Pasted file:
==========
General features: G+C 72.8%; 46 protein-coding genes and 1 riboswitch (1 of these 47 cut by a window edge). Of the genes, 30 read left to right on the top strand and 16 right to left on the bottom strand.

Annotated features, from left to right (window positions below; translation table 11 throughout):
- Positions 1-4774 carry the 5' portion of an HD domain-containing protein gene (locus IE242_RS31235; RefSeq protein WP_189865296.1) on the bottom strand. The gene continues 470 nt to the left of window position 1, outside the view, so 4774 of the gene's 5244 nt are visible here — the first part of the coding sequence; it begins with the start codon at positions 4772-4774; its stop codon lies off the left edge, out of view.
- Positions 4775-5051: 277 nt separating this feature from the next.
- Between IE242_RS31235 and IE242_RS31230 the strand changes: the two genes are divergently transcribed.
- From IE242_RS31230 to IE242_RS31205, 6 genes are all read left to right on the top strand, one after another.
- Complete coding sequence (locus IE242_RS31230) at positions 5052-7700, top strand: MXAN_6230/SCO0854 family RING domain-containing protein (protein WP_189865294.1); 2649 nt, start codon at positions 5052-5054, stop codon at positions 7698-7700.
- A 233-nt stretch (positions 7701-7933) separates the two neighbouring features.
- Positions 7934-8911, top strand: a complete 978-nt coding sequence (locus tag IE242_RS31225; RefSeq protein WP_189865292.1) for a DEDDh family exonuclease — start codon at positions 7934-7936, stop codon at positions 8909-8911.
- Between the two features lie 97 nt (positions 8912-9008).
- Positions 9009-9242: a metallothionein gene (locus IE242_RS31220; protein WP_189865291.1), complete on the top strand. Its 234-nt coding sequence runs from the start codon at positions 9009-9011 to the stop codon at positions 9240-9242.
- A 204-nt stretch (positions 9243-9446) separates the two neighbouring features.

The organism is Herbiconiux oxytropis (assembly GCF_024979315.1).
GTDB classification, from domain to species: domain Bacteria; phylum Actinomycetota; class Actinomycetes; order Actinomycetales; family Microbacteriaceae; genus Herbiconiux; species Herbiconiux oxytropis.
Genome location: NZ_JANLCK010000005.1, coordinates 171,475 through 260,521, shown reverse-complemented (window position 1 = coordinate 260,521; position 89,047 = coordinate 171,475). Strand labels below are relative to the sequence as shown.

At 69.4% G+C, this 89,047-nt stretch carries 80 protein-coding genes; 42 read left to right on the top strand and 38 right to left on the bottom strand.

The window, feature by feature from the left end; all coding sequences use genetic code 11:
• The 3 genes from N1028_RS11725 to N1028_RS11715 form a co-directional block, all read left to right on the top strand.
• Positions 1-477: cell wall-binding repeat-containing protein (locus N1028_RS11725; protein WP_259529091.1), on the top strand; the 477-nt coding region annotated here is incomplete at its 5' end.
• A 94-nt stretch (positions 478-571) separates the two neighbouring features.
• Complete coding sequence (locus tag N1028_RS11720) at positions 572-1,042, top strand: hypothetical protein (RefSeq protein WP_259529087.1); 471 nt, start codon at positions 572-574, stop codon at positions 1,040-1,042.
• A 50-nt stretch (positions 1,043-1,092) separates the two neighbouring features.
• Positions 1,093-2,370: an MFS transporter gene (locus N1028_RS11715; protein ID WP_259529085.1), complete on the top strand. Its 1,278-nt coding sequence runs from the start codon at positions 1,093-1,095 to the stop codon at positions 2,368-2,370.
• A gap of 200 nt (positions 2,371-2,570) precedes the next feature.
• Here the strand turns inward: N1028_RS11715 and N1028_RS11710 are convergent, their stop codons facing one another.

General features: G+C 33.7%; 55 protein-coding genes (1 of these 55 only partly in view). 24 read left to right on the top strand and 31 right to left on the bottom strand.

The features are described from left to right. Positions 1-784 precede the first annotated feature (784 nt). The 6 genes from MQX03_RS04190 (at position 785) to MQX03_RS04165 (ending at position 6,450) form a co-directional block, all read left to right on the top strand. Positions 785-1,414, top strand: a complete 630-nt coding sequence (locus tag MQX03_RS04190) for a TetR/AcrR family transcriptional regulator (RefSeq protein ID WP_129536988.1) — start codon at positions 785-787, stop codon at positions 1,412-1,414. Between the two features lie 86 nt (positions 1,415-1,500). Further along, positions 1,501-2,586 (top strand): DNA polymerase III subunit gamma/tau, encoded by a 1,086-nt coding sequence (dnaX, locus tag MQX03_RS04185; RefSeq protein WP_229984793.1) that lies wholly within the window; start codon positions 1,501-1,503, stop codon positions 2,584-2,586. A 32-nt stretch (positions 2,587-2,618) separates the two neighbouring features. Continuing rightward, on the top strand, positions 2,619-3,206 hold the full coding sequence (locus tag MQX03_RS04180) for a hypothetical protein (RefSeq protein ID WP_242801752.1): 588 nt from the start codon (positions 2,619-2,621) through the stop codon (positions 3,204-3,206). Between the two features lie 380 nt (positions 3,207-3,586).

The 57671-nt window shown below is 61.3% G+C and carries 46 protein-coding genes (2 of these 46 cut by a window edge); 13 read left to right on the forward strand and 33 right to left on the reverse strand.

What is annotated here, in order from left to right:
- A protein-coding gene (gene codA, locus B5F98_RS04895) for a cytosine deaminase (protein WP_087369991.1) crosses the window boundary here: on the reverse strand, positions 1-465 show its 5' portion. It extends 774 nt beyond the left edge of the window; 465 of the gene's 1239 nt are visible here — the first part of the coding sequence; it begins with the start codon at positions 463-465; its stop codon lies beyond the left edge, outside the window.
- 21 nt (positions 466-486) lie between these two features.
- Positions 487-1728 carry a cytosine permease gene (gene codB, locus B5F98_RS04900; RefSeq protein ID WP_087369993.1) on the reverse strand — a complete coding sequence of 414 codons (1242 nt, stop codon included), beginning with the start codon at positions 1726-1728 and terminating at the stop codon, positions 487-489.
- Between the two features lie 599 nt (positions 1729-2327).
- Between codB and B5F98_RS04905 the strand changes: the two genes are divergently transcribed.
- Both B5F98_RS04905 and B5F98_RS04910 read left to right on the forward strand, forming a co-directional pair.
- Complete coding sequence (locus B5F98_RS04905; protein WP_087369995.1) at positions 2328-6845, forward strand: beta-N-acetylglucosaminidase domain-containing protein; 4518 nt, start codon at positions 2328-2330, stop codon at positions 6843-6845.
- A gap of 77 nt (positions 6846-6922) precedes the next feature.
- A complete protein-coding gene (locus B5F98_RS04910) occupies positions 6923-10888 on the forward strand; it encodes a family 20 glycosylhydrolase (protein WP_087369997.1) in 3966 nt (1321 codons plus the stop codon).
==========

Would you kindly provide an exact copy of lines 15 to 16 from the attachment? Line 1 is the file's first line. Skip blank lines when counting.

Genome location: NZ_JANLCK010000005.1, coordinates 171,475 through 260,521, shown reverse-complemented (window position 1 = coordinate 260,521; position 89,047 = coordinate 171,475). Strand labels below are relative to the sequence as shown.

At 69.4% G+C, this 89,047-nt stretch carries 80 protein-coding genes; 42 read left to right on the top strand and 38 right to left on the bottom strand.